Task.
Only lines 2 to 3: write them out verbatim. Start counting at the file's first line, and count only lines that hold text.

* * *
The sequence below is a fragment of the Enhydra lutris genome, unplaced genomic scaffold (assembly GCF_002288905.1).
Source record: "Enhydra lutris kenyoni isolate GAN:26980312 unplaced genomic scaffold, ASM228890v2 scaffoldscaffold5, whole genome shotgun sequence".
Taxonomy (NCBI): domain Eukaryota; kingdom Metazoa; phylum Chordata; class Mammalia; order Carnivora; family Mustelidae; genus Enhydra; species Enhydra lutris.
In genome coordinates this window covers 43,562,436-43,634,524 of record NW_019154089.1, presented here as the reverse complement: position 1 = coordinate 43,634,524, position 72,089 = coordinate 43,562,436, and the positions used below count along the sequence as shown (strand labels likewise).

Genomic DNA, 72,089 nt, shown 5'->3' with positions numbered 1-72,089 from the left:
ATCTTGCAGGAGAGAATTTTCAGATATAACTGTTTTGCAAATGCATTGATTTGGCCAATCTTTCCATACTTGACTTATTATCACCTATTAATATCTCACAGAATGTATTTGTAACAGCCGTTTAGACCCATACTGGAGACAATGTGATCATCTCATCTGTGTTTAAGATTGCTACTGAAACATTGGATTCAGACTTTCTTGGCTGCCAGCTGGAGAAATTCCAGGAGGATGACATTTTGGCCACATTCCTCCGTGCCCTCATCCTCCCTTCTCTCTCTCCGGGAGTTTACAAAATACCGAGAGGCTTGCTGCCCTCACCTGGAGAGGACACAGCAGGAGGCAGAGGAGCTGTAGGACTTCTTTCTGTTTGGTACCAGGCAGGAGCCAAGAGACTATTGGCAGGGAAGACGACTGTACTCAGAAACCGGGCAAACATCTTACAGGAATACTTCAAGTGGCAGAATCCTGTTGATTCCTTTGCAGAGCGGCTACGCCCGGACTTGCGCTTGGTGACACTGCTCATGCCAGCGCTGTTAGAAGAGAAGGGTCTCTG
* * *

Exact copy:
Source record: "Enhydra lutris kenyoni isolate GAN:26980312 unplaced genomic scaffold, ASM228890v2 scaffoldscaffold5, whole genome shotgun sequence".
Taxonomy (NCBI): domain Eukaryota; kingdom Metazoa; phylum Chordata; class Mammalia; order Carnivora; family Mustelidae; genus Enhydra; species Enhydra lutris.